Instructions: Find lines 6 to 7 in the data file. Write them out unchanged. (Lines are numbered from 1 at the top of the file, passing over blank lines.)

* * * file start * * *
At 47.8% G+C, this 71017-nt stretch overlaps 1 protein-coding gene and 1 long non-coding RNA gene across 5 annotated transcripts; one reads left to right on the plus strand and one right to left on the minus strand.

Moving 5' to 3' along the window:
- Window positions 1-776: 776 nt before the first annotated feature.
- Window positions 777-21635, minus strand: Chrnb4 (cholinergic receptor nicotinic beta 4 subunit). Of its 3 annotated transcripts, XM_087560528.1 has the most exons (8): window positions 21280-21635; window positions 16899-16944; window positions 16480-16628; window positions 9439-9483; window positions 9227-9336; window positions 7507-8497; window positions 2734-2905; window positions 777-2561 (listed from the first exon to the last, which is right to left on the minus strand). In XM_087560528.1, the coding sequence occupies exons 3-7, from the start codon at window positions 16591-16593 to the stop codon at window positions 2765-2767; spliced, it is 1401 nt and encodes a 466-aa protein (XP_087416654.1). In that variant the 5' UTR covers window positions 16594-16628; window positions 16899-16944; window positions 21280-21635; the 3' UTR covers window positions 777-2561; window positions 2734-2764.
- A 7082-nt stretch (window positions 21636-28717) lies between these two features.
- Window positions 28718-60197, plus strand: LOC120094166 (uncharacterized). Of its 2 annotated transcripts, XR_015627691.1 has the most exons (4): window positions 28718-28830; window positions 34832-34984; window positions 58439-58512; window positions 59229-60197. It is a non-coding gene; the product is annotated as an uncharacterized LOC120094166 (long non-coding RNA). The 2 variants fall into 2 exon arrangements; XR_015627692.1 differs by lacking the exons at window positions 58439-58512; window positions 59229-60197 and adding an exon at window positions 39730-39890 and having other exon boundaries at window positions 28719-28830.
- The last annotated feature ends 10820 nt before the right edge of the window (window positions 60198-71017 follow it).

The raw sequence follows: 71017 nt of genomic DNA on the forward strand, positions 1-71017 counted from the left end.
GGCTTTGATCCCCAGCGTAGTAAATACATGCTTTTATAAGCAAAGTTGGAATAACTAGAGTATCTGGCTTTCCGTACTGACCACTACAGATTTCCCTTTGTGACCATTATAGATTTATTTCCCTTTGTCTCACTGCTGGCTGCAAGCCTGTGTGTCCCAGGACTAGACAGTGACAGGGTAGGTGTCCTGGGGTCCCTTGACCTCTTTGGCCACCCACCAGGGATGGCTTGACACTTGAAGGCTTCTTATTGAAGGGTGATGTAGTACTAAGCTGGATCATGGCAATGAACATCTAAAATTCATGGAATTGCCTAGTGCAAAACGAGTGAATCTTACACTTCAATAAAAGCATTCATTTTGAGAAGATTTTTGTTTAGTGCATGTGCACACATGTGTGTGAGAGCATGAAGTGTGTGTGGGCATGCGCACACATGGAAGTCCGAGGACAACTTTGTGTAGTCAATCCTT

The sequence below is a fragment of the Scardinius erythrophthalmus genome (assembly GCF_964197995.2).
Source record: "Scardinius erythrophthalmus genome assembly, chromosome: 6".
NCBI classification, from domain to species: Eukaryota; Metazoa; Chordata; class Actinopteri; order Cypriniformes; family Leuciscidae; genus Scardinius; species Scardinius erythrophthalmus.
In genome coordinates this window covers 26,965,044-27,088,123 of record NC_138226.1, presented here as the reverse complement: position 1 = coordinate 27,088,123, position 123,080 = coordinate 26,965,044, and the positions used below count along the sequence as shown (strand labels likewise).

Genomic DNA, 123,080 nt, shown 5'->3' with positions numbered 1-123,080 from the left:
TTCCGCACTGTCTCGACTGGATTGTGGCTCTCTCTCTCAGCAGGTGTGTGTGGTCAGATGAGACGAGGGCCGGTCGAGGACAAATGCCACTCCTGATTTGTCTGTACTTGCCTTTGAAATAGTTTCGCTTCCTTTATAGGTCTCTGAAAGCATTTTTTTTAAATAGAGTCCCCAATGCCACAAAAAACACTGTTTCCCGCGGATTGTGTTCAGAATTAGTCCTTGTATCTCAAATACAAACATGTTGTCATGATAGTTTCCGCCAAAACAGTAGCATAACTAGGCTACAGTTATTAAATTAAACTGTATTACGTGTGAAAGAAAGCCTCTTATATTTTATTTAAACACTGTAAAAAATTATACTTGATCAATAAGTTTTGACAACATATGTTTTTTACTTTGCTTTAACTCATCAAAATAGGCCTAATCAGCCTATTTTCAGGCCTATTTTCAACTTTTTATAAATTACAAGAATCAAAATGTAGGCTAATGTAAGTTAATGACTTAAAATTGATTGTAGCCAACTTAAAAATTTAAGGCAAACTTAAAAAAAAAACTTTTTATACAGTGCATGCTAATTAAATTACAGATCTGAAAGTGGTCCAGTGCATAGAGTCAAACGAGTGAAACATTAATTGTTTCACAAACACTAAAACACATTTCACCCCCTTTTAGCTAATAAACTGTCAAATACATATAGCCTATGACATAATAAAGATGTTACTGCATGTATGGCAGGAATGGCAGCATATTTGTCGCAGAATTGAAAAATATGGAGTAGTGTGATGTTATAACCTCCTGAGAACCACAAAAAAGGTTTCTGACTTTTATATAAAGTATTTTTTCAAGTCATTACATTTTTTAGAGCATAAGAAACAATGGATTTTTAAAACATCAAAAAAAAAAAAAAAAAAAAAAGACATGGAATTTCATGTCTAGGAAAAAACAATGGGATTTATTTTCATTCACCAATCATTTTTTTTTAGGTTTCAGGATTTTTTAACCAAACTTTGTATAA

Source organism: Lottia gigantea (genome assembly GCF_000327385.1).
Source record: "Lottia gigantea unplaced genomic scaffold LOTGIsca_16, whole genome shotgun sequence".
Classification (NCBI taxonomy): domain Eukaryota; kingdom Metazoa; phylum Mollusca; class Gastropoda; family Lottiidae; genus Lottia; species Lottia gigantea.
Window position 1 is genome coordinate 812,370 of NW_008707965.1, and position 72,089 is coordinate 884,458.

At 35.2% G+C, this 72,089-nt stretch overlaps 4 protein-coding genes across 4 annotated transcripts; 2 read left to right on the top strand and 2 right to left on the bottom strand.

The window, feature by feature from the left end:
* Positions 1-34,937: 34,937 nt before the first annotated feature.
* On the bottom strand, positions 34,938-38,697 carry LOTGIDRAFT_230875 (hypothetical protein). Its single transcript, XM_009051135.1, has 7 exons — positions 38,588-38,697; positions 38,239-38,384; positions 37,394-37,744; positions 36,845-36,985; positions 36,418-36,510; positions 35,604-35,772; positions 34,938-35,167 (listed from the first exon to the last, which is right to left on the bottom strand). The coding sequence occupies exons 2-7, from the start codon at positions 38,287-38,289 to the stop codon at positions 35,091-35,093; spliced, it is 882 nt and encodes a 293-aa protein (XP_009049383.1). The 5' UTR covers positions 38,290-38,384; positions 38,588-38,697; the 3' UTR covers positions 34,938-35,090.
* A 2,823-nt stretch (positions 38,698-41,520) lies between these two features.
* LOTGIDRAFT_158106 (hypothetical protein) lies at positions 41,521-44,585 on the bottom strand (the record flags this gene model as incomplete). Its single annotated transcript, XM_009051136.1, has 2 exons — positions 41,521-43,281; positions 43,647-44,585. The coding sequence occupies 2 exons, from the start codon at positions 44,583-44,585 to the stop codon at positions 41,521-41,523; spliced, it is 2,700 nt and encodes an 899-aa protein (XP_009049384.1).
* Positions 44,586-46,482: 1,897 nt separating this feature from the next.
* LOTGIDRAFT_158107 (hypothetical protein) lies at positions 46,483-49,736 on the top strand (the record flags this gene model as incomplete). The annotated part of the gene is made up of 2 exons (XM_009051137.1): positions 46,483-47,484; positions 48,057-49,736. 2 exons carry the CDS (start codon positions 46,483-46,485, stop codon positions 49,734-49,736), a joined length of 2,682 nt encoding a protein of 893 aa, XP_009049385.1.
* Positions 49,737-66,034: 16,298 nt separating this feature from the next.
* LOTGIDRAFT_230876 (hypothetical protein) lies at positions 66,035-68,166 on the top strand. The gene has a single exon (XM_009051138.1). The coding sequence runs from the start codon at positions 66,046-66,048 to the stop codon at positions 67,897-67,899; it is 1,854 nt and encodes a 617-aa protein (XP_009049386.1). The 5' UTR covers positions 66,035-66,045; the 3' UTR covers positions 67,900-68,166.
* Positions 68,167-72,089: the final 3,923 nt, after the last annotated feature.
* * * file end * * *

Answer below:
- Window positions 28718-60197, plus strand: LOC120094166 (uncharacterized). Of its 2 annotated transcripts, XR_015627691.1 has the most exons (4): window positions 28718-28830; window positions 34832-34984; window positions 58439-58512; window positions 59229-60197. It is a non-coding gene; the product is annotated as an uncharacterized LOC120094166 (long non-coding RNA). The 2 variants fall into 2 exon arrangements; XR_015627692.1 differs by lacking the exons at window positions 58439-58512; window positions 59229-60197 and adding an exon at window positions 39730-39890 and having other exon boundaries at window positions 28719-28830.
- The last annotated feature ends 10820 nt before the right edge of the window (window positions 60198-71017 follow it).